In March, the inquiry gave an update on plans to continue work and potentially resume hearings remotely, after inquiry chairman Sir Martin Moore-Bick suspended hearings due to the COVID-19 outbreak. It gave an update on reaching module one of phase two, focusing on refurbishment, and was ‘continuing to explore whether it may be possible to resume hearings on a remote basis before restrictions are lifted’, with core participants to be updated ‘when it is in a position to do so’.

All inquiry team members are working remotely ‘to ensure operations continue’, with support services still in place and drop ins halted. The most recent update saw it note that while hearings are suspended ‘the work of the Inquiry continues’, including document disclosure to core participants, evidence analysis and preparing questions for witnesses, as well as experts writing reports for the second phase.

‘Potential options’ for hearings to continue were outlined, with core participants and witnesses written to in order to establish their views on three options. These included suspending hearings until social restrictions ‘have been lifted completely’; conducting hearings remotely via video conferencing platforms; or resuming hearings with limited attendance ‘when social restrictions are partially lifted’. Responses were requested to be sent in by 27 April.

It has now reported that it received around 67 responses to the consultation, which ‘indicated a substantial consensus in favour of limited attendance hearings’, with no alternative options suggested from the original three. Having ‘considered carefully’ the responses, the inquiry ‘has come to the clear conclusion’ that the chosen option ‘presents the best way in which the Inquiry can pursue its important work with the necessary urgency’.

Consequently, it is developing a ‘detailed plan for implementing this option’, which would enable hearings to resume ‘safely and in accordance with government guidance’, and it stated that the ‘primary consideration’ will be to protect the ‘physical safety and mental wellbeing of all those involved’, while also getting the programme for taking evidence ‘back on track as soon as possible’.

Views were also sought on counselling support services, with in person counselling support to ‘continue to be available for witnesses’, and the inquiry added that it has ‘been working closely’ with the NHS to ensure ‘they will be in a position to provide this support when hearings resume’, with remote support to continue to be provided as well.

However, the inquiry was keen to note that it ‘cannot yet make any firm prediction about when it will be possible to implement limited attendance hearings as this is dependent on when and how government restrictions are lifted and public health considerations generally’. The earliest it believes it will ‘be possible to resume hearings’ is July, as ‘it is likely to take up to a month to reorganise the Inquiry’s premises in an appropriate way and to reschedule the witnesses for Module 1’.

The inquiry also discussed receiving applications from the bereaved, survivors and resident core participants for funding translations of the full first phase report into various first languages, with Sir Martin concluding that the existing 17 language translations ‘are sufficient in ensuring that all core participants can read and understand the core substance of the report’.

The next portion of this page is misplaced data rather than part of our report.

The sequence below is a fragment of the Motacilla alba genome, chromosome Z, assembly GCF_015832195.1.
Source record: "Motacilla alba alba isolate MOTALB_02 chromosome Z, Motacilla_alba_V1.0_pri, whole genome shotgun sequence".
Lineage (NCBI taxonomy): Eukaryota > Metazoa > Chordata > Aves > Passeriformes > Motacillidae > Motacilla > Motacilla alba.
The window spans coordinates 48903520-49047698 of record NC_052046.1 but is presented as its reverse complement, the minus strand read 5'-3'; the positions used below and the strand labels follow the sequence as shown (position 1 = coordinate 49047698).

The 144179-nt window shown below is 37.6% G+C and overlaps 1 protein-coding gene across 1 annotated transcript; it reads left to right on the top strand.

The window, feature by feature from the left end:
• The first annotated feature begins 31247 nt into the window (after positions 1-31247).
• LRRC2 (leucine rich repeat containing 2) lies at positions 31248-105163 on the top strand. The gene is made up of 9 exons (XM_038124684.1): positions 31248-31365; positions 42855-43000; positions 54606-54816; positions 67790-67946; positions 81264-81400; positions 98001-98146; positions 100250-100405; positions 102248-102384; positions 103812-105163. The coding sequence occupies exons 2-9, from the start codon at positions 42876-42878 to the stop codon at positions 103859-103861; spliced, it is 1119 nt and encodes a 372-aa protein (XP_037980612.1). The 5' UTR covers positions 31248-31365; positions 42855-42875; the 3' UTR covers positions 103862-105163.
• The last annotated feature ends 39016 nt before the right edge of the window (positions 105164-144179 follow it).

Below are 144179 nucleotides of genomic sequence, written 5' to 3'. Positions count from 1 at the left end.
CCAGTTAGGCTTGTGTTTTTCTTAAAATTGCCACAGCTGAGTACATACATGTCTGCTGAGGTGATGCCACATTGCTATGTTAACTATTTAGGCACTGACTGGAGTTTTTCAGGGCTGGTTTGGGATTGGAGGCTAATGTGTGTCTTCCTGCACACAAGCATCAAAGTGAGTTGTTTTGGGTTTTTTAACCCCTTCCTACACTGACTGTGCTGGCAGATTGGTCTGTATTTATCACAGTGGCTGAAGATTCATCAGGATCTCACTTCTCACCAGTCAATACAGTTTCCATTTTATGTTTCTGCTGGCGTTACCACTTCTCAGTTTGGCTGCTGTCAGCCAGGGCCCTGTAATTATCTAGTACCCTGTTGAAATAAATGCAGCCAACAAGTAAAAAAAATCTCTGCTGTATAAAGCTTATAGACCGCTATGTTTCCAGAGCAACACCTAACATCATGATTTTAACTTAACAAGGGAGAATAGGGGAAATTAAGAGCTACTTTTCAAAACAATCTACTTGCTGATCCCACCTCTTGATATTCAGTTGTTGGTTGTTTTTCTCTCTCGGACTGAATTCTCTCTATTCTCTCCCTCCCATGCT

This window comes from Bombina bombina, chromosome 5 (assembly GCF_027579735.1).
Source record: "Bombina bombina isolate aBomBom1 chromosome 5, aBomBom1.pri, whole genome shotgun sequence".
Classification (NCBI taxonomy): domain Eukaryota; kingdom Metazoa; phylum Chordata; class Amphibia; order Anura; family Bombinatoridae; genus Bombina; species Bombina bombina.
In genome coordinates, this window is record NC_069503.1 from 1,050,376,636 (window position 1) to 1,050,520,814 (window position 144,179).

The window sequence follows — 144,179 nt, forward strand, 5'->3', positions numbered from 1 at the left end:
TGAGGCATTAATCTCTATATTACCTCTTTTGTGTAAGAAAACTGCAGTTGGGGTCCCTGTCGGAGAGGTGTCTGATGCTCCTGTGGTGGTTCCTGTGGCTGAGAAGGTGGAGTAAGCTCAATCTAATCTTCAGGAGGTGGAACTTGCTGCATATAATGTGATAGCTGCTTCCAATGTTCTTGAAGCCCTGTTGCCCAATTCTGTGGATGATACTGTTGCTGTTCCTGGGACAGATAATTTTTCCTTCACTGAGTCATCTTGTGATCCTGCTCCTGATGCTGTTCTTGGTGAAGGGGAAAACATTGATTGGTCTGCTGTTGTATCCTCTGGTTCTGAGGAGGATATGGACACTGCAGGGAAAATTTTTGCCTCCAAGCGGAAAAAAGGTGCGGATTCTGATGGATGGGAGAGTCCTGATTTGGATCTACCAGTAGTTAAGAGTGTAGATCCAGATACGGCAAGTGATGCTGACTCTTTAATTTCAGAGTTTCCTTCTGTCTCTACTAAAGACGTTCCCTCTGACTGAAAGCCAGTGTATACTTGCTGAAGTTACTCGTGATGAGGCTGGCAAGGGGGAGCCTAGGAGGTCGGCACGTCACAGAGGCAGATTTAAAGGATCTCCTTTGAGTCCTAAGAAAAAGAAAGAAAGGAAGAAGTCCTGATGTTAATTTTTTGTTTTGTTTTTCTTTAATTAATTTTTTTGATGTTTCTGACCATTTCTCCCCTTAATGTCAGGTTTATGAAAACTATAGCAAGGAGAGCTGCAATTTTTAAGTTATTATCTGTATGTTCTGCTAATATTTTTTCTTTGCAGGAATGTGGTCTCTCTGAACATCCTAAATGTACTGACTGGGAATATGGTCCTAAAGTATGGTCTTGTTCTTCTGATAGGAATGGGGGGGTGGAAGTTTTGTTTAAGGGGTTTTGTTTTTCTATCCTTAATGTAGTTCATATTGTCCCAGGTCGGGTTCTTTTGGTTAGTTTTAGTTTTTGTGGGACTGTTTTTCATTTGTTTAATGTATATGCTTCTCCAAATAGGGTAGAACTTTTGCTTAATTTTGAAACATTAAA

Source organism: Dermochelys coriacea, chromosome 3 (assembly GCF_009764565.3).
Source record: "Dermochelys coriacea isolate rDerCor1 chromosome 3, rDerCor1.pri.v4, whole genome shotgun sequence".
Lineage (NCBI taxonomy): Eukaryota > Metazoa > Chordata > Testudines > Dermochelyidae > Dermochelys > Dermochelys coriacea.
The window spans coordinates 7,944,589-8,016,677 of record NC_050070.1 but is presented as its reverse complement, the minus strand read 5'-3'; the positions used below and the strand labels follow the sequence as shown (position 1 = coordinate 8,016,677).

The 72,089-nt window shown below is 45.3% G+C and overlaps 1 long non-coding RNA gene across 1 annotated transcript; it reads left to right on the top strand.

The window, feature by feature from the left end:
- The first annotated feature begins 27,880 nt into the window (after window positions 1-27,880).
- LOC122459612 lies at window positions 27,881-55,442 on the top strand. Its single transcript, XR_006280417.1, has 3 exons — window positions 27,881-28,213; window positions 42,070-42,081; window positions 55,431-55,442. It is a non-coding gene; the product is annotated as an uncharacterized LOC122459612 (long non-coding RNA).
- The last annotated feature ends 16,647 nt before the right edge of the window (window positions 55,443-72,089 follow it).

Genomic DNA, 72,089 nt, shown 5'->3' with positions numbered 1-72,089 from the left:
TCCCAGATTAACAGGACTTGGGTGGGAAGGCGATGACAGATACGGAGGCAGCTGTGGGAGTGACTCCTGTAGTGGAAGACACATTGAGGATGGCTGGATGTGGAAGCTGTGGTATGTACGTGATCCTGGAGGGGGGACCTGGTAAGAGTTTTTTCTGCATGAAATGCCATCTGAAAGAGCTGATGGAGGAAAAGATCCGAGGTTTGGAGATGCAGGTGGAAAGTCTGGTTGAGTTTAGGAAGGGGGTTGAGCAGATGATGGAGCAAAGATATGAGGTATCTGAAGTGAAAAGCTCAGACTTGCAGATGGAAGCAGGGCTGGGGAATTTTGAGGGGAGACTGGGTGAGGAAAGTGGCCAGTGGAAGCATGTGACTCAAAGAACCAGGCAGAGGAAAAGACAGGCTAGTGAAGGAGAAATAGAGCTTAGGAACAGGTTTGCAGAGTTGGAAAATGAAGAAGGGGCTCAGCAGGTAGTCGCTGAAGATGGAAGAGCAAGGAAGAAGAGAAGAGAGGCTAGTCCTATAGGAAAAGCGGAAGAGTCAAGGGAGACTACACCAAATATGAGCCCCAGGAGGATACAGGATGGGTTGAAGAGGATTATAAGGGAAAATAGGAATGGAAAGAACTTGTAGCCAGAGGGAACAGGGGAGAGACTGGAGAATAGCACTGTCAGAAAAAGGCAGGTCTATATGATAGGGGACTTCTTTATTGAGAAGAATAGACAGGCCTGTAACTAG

Finally, it noted that as of 15 May it had disclosed 20,752 documents in the first phase and 144,425 in the second phase, for a total of 165,177.

The second phase began with a focus on decisions ‘taken in the months and years before the fire’, its immediate aftermath and the government’s role. It is expected to last 18 months, with 200,000 documents – including emails, phone transcripts and commercial agreements – to be released. Statements from lawyers for architects Studio E, builders Rydon, installers Harley Facades, insulation and cladding manufacturers Celotex and Arconic and RBKC) opened proceedings.

‘Key revelations’ included that ‘almost none’ of the clients, consultants or contractors during the refurbishment were ‘accepting much blame’, and ‘ignored pleas from the inquiry not to engage in a “merry-go-round of buck-passing”’. That first week also heard refurbishers ‘knew cladding would fail’; witnesses threatened to ‘withhold evidence’; and a consultant was not sent a key report.

However hearings were delayed due to the witnesses’ threat, which saw them ask for assurances that ‘anything they say will not be used in criminal prosecutions against them’. This move was granted recently, and the inquiry resumedRecently, testimony from Studio E staff admitted it ‘lacked experience in cladding tower blocks’, and that it was selected ‘despite never having carried out similar work’, without any ‘competitive procurement process, interview or design competition’.

Recently, emails between senior fire engineers and consultants at Exova Warrington Fire saw admissions that plans to refurbish the tower were making ‘a crap condition worse’, and ‘no sprinklers [were] wanted’. Studio E’s lead designer Neil Crawford then alleged that Celotex ‘calculatedly sought to deceive’ and ‘deliberately misled’ over its product’s safety ‘as if selling horsemeat as beef’.

Finally, and most recently before it was suspended, the inquiry heard that contractors appeared more concerned about ‘cost and delay’ than fire safety, and on ‘appearance and cost’, while the last testimony given came from Exova consultant Cate Cooney, who had carried out a fire strategy report in 2012 on Grenfell in its original ‘state’ but ‘without visiting the site itself’, and which included a ‘number of assumptions’.